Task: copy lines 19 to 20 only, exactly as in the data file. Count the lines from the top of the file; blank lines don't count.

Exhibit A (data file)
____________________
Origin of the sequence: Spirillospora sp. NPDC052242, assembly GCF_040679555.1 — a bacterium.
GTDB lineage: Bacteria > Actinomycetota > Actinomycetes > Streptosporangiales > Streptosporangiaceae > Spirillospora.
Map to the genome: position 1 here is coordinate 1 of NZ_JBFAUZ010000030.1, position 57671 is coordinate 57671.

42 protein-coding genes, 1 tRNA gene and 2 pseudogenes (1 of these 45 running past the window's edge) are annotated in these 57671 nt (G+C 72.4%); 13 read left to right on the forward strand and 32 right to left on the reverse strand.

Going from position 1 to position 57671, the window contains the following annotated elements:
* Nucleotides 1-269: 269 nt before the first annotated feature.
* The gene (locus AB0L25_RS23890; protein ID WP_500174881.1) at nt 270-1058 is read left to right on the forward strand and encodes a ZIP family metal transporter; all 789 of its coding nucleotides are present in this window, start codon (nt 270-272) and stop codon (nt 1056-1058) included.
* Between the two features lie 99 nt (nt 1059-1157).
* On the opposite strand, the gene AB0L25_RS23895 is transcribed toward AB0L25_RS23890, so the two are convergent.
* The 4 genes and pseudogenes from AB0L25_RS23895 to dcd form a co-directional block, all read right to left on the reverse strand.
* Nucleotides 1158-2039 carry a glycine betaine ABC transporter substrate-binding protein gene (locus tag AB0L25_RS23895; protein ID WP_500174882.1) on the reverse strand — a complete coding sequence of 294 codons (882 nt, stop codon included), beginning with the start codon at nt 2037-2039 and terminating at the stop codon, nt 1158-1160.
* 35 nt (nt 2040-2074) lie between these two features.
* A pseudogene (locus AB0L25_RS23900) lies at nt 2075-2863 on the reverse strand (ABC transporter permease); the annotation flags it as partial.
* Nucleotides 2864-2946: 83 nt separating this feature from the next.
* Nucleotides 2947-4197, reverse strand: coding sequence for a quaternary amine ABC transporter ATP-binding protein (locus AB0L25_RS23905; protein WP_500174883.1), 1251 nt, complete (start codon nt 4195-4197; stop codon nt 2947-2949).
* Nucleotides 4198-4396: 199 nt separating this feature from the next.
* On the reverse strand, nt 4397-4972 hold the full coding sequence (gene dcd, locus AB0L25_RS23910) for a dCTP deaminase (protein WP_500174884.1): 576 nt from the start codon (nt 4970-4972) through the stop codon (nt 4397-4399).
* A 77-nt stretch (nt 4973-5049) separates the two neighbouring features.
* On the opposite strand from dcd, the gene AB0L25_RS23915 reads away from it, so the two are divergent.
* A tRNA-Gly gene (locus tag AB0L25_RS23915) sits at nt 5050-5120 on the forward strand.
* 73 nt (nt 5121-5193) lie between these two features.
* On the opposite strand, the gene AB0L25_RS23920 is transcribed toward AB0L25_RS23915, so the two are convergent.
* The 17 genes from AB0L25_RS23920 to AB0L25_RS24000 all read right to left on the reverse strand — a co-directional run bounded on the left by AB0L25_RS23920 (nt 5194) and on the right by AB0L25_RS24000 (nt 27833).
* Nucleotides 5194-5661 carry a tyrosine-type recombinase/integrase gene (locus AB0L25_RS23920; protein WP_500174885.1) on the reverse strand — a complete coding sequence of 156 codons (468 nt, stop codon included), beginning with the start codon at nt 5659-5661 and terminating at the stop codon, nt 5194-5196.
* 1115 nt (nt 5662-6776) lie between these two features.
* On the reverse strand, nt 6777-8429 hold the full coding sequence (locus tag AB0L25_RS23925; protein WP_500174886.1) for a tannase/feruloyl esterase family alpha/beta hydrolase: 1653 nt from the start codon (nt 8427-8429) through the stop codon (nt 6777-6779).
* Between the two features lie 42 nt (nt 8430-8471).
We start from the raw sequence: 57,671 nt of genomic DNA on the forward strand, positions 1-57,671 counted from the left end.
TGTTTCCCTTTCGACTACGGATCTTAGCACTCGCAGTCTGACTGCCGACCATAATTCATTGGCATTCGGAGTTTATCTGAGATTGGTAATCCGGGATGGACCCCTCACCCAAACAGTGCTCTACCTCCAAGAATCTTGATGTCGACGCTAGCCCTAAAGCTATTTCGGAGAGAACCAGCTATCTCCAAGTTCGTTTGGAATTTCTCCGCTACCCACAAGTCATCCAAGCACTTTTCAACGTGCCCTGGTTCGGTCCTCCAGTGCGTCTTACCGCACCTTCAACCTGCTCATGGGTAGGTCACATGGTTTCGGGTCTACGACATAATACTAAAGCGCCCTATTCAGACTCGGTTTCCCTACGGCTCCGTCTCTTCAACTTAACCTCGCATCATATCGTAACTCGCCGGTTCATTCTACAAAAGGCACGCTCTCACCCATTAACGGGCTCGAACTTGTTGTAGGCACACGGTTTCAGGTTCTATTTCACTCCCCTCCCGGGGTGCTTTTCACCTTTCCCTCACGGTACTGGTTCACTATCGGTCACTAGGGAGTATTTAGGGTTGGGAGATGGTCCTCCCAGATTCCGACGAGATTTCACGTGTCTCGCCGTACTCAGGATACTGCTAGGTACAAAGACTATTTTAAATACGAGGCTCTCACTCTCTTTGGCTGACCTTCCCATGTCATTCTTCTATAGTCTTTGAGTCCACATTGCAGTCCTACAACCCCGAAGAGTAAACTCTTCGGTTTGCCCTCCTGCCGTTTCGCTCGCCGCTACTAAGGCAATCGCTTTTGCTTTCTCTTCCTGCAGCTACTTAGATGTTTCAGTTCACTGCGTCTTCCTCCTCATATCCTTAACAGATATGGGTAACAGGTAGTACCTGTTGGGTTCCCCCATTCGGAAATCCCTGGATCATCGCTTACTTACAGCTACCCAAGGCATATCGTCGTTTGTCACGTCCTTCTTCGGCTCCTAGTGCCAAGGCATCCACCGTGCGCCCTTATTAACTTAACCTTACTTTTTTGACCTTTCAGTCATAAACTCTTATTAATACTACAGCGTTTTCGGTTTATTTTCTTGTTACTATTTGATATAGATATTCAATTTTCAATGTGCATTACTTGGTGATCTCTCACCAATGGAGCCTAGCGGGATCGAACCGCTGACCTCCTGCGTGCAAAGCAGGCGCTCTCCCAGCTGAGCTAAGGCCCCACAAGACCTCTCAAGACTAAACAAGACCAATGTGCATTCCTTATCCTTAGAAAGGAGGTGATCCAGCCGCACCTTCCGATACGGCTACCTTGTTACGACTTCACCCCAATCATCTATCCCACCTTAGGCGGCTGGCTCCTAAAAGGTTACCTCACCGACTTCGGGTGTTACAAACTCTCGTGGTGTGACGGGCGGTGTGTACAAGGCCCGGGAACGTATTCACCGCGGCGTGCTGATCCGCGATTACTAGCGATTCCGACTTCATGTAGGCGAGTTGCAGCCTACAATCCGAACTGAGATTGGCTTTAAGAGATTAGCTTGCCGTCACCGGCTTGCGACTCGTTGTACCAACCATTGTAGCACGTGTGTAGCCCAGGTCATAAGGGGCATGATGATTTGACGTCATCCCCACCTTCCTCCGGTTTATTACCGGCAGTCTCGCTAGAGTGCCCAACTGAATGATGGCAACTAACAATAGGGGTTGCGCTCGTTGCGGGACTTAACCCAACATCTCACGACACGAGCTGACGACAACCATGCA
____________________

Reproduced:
* On the opposite strand from dcd, the gene AB0L25_RS23915 reads away from it, so the two are divergent.
* A tRNA-Gly gene (locus tag AB0L25_RS23915) sits at nt 5050-5120 on the forward strand.